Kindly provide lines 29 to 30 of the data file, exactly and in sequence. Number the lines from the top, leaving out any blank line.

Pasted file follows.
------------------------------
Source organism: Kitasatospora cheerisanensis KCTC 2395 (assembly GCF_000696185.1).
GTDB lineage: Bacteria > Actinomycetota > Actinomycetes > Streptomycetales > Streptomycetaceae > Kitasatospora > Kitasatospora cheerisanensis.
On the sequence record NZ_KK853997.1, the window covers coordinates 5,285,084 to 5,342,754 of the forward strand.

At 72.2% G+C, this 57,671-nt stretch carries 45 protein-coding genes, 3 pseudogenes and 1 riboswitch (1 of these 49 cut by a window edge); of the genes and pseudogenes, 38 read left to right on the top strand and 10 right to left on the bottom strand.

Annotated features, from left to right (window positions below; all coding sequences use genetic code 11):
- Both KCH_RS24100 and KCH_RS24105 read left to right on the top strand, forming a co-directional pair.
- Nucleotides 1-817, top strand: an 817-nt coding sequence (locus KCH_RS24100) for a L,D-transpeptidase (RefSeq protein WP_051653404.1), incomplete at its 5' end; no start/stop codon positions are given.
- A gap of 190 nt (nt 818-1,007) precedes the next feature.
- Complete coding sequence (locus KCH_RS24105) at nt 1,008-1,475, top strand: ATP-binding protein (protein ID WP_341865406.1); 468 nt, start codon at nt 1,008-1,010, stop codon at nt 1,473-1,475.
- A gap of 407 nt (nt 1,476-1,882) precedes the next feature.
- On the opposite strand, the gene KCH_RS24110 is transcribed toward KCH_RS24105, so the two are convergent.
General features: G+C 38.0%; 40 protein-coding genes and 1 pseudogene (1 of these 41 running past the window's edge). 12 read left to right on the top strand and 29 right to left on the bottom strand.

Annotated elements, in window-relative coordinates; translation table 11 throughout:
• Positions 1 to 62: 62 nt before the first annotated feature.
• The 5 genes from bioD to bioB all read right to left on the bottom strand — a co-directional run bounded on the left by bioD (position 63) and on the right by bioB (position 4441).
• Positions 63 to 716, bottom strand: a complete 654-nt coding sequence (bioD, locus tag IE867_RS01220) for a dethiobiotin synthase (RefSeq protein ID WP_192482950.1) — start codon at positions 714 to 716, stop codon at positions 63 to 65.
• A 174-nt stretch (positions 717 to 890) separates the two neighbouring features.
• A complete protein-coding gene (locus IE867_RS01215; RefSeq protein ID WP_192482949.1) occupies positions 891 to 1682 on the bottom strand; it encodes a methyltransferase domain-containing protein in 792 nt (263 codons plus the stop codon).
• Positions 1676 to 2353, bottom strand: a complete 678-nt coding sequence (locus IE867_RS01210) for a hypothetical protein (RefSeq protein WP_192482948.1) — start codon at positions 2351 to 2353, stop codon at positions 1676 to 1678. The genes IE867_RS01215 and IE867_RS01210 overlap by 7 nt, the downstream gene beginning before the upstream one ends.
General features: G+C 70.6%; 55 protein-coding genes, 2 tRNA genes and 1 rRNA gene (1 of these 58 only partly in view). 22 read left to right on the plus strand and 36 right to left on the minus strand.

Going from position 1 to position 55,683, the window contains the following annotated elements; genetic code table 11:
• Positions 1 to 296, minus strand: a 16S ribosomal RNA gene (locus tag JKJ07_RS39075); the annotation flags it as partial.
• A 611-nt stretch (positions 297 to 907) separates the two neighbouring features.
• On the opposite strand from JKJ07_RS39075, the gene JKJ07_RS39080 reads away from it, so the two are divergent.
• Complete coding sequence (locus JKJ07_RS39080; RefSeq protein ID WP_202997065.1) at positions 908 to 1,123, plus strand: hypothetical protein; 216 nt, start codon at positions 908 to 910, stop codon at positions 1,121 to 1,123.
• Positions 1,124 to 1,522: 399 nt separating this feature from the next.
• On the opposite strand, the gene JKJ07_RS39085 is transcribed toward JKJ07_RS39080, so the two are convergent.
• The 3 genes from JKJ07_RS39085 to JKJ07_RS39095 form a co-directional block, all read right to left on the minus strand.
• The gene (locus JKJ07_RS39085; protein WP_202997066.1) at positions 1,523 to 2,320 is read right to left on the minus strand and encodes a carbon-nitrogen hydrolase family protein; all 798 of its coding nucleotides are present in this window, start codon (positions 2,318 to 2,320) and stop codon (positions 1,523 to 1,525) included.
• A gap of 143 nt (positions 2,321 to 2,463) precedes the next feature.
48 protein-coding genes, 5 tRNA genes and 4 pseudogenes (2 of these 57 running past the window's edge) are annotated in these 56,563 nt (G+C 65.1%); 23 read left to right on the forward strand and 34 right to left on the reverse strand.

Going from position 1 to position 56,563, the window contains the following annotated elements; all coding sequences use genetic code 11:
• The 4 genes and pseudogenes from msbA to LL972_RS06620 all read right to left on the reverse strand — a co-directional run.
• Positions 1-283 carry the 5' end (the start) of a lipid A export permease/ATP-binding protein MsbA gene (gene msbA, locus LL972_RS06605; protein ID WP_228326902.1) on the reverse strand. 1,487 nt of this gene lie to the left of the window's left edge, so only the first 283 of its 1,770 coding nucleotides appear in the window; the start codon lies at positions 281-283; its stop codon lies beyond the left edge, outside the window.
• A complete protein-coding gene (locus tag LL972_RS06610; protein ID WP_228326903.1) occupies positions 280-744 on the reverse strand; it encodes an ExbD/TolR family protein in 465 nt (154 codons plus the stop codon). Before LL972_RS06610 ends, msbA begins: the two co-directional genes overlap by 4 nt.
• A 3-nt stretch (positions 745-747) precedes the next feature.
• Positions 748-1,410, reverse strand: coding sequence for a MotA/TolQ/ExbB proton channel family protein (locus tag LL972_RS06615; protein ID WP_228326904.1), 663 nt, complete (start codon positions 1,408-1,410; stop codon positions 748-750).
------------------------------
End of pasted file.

• The gene (locus JKJ07_RS39085; protein WP_202997066.1) at positions 1,523 to 2,320 is read right to left on the minus strand and encodes a carbon-nitrogen hydrolase family protein; all 798 of its coding nucleotides are present in this window, start codon (positions 2,318 to 2,320) and stop codon (positions 1,523 to 1,525) included.
• A gap of 143 nt (positions 2,321 to 2,463) precedes the next feature.